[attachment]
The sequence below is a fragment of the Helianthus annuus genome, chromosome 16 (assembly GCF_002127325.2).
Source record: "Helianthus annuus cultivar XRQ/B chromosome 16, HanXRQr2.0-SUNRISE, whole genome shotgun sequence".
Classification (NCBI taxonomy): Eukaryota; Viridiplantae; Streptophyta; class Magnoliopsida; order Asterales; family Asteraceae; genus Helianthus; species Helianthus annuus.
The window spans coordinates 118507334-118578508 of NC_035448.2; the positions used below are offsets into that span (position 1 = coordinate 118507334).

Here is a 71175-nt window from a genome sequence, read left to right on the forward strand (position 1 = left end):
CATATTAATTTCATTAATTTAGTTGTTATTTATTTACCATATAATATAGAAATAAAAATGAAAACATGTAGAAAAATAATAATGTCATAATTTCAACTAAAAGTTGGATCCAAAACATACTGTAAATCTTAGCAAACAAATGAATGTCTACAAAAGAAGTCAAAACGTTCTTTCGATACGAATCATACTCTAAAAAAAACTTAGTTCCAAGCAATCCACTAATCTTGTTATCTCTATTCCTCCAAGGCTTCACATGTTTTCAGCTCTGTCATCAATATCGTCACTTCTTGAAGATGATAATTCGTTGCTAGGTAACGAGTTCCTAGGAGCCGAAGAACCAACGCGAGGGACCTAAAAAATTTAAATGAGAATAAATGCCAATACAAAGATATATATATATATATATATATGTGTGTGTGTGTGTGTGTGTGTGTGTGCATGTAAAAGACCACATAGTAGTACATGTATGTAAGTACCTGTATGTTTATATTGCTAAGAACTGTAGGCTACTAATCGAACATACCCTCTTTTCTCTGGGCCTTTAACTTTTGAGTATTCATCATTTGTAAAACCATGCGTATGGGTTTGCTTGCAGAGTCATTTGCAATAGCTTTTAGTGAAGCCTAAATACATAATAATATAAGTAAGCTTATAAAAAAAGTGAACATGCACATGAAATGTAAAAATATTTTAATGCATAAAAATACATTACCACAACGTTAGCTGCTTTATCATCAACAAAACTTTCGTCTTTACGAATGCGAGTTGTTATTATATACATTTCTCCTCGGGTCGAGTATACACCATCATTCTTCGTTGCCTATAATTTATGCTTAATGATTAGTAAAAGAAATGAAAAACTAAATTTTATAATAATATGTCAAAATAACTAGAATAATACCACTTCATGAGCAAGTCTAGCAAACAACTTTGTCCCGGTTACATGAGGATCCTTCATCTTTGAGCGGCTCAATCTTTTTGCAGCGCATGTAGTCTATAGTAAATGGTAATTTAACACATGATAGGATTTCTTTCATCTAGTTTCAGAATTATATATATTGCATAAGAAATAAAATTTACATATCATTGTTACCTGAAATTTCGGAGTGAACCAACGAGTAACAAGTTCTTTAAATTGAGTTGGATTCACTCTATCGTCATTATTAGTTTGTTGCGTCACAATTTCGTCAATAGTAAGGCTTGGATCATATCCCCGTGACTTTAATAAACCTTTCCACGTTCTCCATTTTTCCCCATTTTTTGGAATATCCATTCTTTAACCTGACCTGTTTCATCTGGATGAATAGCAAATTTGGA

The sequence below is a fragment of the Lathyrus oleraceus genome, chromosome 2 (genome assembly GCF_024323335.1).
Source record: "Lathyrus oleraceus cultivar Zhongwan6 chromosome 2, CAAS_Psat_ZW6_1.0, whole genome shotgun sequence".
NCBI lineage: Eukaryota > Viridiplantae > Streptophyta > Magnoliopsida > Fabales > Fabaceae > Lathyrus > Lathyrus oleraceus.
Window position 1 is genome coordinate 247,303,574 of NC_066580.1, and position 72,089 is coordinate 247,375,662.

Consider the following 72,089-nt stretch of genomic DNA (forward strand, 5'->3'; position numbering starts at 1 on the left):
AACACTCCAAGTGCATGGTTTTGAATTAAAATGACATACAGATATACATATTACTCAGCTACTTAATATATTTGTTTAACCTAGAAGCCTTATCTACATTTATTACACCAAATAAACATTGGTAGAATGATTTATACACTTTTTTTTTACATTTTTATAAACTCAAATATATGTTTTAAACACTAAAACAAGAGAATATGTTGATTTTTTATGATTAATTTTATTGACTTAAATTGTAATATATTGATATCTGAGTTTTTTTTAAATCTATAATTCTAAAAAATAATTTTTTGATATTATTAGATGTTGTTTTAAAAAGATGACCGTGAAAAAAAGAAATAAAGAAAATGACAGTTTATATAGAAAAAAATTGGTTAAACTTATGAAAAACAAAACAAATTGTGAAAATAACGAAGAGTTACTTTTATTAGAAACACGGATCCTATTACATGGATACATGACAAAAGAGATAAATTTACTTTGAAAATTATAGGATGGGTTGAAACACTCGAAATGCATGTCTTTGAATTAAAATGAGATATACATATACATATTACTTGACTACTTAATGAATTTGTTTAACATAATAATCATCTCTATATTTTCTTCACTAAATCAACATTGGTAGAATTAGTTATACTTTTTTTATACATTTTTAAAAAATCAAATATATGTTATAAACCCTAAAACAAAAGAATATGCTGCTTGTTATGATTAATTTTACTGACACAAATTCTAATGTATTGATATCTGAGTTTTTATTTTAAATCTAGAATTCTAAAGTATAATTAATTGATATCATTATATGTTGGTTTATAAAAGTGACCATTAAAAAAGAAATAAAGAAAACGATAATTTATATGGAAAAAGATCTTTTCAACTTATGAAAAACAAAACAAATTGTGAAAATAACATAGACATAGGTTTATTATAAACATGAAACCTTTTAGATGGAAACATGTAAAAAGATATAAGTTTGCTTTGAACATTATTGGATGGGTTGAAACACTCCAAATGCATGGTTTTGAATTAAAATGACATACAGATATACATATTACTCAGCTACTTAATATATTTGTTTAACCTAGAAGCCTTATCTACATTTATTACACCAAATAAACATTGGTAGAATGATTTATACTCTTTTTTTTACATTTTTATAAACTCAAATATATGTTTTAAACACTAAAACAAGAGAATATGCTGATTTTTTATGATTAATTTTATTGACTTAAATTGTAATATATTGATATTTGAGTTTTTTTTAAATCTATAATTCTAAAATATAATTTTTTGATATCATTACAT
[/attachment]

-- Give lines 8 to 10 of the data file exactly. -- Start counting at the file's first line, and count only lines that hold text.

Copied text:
Source record: "Lathyrus oleraceus cultivar Zhongwan6 chromosome 2, CAAS_Psat_ZW6_1.0, whole genome shotgun sequence".
NCBI lineage: Eukaryota > Viridiplantae > Streptophyta > Magnoliopsida > Fabales > Fabaceae > Lathyrus > Lathyrus oleraceus.
Window position 1 is genome coordinate 247,303,574 of NC_066580.1, and position 72,089 is coordinate 247,375,662.